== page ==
It's always amusing to watch it trying to match the maneuvers I'm making in an underground car park to the roads above....

Yeah, the one in my TomTom does it too, but only using a built-in accelerometer.

However sometimes I have to drive into Madrid city, where they have quite a long section of motorway underground, complete with junctions. The TomTom guides you into it, and then half-way through it suddenly decides that you are on the surface, and starts trying to snap your location to the roads up there. Meanwhile, it forgets to tell you which junction you were supposed to take to get out of the tunnels in the right place.

For me issues like that, and closed/new junctions on the 2nd busiest motorway in Madrid not being updated for >2 years is more of an issue than the inherant location accuracy.

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Also on the S2

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Anonymous Coward

Self driving cars will ultimately fail.

What is the point when the human will have to sit there and be sober and conscious?

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Anonymous Coward

You can kill time by Googling for impossible results?

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Anonymous Coward

Ultimately, you wouldn't need to be sober or conscious.

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Bronze badge
Go

Bring it on!

I can't wait for an autonomous car which can drive me home after I've had a few beers. We could also change from being a two-car family to being a one-car family: after the car takes me to work in the morning, it can drive itself back home then take the missus and spawn to their destination.

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Silver badge

Re: Bring it on!

That's my dream too. Just because I can drive, doesn't mean that I either like it or want to do it.

Unfortunately I think such true motoring convenience is at least a couple of decades away.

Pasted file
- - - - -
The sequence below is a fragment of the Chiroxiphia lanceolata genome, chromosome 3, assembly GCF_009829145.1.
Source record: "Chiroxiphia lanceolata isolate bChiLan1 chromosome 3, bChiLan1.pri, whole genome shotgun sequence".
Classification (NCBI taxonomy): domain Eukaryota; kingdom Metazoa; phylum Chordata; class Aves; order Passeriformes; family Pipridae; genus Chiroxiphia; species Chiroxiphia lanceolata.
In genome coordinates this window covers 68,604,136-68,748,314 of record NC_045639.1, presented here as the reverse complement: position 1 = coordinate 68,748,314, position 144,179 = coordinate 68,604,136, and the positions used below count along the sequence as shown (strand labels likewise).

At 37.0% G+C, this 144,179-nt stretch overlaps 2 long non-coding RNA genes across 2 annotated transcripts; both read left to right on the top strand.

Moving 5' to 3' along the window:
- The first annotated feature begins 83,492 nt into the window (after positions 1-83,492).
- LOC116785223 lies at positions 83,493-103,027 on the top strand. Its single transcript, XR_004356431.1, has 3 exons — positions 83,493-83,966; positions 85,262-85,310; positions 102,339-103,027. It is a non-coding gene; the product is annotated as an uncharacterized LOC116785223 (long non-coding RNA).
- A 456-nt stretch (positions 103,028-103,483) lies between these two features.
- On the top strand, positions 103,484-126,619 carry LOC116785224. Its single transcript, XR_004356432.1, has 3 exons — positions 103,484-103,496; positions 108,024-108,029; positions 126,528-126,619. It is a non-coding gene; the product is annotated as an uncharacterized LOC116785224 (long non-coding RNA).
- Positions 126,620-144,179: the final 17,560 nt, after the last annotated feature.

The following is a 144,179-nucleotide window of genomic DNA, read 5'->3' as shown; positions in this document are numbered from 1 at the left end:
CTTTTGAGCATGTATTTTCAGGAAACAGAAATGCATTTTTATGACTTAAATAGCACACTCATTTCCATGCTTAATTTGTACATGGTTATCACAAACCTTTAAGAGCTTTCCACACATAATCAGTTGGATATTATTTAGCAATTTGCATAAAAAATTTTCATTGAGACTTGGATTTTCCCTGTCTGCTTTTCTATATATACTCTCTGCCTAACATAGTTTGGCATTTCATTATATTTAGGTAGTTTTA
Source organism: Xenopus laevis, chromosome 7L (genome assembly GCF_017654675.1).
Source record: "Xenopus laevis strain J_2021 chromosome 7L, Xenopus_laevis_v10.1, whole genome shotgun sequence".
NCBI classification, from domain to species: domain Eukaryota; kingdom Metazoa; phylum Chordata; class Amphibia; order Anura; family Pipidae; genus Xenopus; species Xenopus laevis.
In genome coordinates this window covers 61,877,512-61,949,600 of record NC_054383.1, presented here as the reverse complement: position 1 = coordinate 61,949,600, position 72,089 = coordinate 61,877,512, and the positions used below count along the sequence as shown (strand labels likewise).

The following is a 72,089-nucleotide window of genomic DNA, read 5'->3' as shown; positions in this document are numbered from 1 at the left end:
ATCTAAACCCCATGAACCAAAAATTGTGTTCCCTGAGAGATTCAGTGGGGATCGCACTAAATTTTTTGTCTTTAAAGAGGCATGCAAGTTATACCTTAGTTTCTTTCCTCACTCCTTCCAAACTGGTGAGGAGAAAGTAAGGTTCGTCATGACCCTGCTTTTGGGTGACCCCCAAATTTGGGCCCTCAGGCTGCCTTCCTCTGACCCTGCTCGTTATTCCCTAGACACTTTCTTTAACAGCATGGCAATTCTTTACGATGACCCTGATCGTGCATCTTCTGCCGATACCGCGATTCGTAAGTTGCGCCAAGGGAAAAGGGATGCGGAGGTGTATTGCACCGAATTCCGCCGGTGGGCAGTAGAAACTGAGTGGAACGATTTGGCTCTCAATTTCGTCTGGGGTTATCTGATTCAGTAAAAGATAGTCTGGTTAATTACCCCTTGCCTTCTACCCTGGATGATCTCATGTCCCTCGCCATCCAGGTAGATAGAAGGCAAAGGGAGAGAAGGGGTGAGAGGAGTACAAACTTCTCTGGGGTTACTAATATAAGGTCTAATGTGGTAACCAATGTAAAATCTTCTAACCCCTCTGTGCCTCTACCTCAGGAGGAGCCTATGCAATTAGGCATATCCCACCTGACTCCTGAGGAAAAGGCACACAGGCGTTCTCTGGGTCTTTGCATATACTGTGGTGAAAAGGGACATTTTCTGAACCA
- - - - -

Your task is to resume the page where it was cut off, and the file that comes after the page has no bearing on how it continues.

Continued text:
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Anonymous Coward

Re: Bring it on!

We already have them they're called buses, trains and taxis.

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Coffee/keyboard

Re: Bring it on!

No they're not. The nearest bus stop is 3/4mi away. Taking that to the train station takes over an hour.

Unfotunately, in the greater Atlanta area, we have several independent transit authorities and I think they're all run by either 1) idiots and/or 2) crooks.

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Las Carreteras

On the roads over here it's normal practice for drivers to have a standard deviation of 2 metres anyway. Roundabouts are a free-for-all.

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Pirate

Re: Las Carreteras

Sideways is +/- 2 metres. Forwards/backwards while on the move is precise down to a range of approximately +/- 25cm. Parking is precise down to the nanometre (don't worry, bumpers and number plates are designed to crunch).

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Re: Las Carreteras

'tis true. I'd say literally every single car has parking-related damage of some description.

Although narrow streets densely packed with cars have certainly improved my parallel parking skills (without using the bumpers)